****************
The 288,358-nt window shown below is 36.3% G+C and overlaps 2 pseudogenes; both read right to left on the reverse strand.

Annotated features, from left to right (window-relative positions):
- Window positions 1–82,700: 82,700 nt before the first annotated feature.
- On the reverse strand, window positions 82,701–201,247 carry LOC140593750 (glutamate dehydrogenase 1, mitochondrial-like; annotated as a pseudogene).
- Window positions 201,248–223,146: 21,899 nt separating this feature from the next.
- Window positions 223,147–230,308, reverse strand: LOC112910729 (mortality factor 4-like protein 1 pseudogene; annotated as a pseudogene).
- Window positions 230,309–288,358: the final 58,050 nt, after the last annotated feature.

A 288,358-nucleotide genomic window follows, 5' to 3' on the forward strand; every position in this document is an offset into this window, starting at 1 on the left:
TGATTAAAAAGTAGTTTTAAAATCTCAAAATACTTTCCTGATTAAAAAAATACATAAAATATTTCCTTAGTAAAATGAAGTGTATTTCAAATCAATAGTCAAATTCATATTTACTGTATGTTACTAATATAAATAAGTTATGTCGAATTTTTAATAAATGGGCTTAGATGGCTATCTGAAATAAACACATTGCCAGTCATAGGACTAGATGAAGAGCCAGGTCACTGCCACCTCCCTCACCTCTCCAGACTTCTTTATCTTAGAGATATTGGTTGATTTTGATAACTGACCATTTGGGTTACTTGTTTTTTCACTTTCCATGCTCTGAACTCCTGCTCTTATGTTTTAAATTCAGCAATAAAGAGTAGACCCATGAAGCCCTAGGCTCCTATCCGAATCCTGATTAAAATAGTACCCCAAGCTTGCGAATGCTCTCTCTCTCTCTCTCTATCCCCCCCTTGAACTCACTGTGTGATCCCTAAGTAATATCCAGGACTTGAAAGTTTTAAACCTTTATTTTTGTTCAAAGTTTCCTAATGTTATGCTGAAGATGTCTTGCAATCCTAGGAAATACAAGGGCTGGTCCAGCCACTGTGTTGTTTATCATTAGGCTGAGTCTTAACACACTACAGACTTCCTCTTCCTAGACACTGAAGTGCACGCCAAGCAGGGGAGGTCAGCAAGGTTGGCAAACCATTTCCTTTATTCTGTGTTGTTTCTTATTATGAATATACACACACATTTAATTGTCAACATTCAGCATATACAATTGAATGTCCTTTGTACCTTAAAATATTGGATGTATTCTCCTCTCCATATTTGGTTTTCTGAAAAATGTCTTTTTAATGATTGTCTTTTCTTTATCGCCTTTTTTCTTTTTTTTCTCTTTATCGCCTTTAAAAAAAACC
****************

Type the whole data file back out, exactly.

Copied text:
The 288,358-nt window shown below is 36.3% G+C and overlaps 2 pseudogenes; both read right to left on the reverse strand.

Annotated features, from left to right (window-relative positions):
- Window positions 1–82,700: 82,700 nt before the first annotated feature.
- On the reverse strand, window positions 82,701–201,247 carry LOC140593750 (glutamate dehydrogenase 1, mitochondrial-like; annotated as a pseudogene).
- Window positions 201,248–223,146: 21,899 nt separating this feature from the next.
- Window positions 223,147–230,308, reverse strand: LOC112910729 (mortality factor 4-like protein 1 pseudogene; annotated as a pseudogene).
- Window positions 230,309–288,358: the final 58,050 nt, after the last annotated feature.

A 288,358-nucleotide genomic window follows, 5' to 3' on the forward strand; every position in this document is an offset into this window, starting at 1 on the left:
TGATTAAAAAGTAGTTTTAAAATCTCAAAATACTTTCCTGATTAAAAAAATACATAAAATATTTCCTTAGTAAAATGAAGTGTATTTCAAATCAATAGTCAAATTCATATTTACTGTATGTTACTAATATAAATAAGTTATGTCGAATTTTTAATAAATGGGCTTAGATGGCTATCTGAAATAAACACATTGCCAGTCATAGGACTAGATGAAGAGCCAGGTCACTGCCACCTCCCTCACCTCTCCAGACTTCTTTATCTTAGAGATATTGGTTGATTTTGATAACTGACCATTTGGGTTACTTGTTTTTTCACTTTCCATGCTCTGAACTCCTGCTCTTATGTTTTAAATTCAGCAATAAAGAGTAGACCCATGAAGCCCTAGGCTCCTATCCGAATCCTGATTAAAATAGTACCCCAAGCTTGCGAATGCTCTCTCTCTCTCTCTCTATCCCCCCCTTGAACTCACTGTGTGATCCCTAAGTAATATCCAGGACTTGAAAGTTTTAAACCTTTATTTTTGTTCAAAGTTTCCTAATGTTATGCTGAAGATGTCTTGCAATCCTAGGAAATACAAGGGCTGGTCCAGCCACTGTGTTGTTTATCATTAGGCTGAGTCTTAACACACTACAGACTTCCTCTTCCTAGACACTGAAGTGCACGCCAAGCAGGGGAGGTCAGCAAGGTTGGCAAACCATTTCCTTTATTCTGTGTTGTTTCTTATTATGAATATACACACACATTTAATTGTCAACATTCAGCATATACAATTGAATGTCCTTTGTACCTTAAAATATTGGATGTATTCTCCTCTCCATATTTGGTTTTCTGAAAAATGTCTTTTTAATGATTGTCTTTTCTTTATCGCCTTTTTTCTTTTTTTTCTCTTTATCGCCTTTAAAAAAAACC